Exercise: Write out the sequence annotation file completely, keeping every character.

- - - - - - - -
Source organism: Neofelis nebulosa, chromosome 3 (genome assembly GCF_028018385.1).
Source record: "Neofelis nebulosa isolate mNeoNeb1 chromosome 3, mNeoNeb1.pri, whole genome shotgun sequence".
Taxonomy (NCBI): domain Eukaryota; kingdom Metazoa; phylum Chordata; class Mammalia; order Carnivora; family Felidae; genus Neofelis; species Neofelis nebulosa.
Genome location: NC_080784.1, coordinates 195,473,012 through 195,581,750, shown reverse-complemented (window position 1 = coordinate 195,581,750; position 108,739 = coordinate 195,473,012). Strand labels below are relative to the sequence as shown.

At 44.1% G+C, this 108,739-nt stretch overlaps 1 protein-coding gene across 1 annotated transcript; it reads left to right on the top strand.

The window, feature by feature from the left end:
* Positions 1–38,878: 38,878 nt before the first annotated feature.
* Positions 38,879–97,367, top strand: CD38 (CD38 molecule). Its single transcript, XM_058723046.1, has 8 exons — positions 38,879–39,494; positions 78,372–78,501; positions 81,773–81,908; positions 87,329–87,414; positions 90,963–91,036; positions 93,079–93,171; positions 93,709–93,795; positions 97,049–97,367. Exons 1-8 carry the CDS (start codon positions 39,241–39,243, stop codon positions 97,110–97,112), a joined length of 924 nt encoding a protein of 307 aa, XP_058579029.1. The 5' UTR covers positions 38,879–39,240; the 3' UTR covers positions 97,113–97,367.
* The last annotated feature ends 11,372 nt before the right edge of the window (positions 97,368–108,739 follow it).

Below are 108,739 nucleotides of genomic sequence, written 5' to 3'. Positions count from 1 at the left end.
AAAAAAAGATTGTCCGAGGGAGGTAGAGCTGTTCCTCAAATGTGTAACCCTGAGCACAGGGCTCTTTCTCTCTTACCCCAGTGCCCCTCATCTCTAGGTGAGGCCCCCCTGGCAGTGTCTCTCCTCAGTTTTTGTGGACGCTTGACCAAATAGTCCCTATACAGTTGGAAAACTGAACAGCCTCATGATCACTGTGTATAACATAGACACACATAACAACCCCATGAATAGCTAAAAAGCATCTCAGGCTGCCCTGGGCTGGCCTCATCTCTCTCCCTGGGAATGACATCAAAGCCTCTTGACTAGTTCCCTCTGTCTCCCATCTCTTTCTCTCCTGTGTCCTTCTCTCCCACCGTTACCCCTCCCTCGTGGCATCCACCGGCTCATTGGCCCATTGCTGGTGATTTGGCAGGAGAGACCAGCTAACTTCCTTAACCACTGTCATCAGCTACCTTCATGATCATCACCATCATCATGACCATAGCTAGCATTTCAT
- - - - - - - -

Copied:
Source organism: Neofelis nebulosa, chromosome 3 (genome assembly GCF_028018385.1).
Source record: "Neofelis nebulosa isolate mNeoNeb1 chromosome 3, mNeoNeb1.pri, whole genome shotgun sequence".
Taxonomy (NCBI): domain Eukaryota; kingdom Metazoa; phylum Chordata; class Mammalia; order Carnivora; family Felidae; genus Neofelis; species Neofelis nebulosa.
Genome location: NC_080784.1, coordinates 195,473,012 through 195,581,750, shown reverse-complemented (window position 1 = coordinate 195,581,750; position 108,739 = coordinate 195,473,012). Strand labels below are relative to the sequence as shown.

At 44.1% G+C, this 108,739-nt stretch overlaps 1 protein-coding gene across 1 annotated transcript; it reads left to right on the top strand.

The window, feature by feature from the left end:
* Positions 1–38,878: 38,878 nt before the first annotated feature.
* Positions 38,879–97,367, top strand: CD38 (CD38 molecule). Its single transcript, XM_058723046.1, has 8 exons — positions 38,879–39,494; positions 78,372–78,501; positions 81,773–81,908; positions 87,329–87,414; positions 90,963–91,036; positions 93,079–93,171; positions 93,709–93,795; positions 97,049–97,367. Exons 1-8 carry the CDS (start codon positions 39,241–39,243, stop codon positions 97,110–97,112), a joined length of 924 nt encoding a protein of 307 aa, XP_058579029.1. The 5' UTR covers positions 38,879–39,240; the 3' UTR covers positions 97,113–97,367.
* The last annotated feature ends 11,372 nt before the right edge of the window (positions 97,368–108,739 follow it).

Below are 108,739 nucleotides of genomic sequence, written 5' to 3'. Positions count from 1 at the left end.
AAAAAAAGATTGTCCGAGGGAGGTAGAGCTGTTCCTCAAATGTGTAACCCTGAGCACAGGGCTCTTTCTCTCTTACCCCAGTGCCCCTCATCTCTAGGTGAGGCCCCCCTGGCAGTGTCTCTCCTCAGTTTTTGTGGACGCTTGACCAAATAGTCCCTATACAGTTGGAAAACTGAACAGCCTCATGATCACTGTGTATAACATAGACACACATAACAACCCCATGAATAGCTAAAAAGCATCTCAGGCTGCCCTGGGCTGGCCTCATCTCTCTCCCTGGGAATGACATCAAAGCCTCTTGACTAGTTCCCTCTGTCTCCCATCTCTTTCTCTCCTGTGTCCTTCTCTCCCACCGTTACCCCTCCCTCGTGGCATCCACCGGCTCATTGGCCCATTGCTGGTGATTTGGCAGGAGAGACCAGCTAACTTCCTTAACCACTGTCATCAGCTACCTTCATGATCATCACCATCATCATGACCATAGCTAGCATTTCAT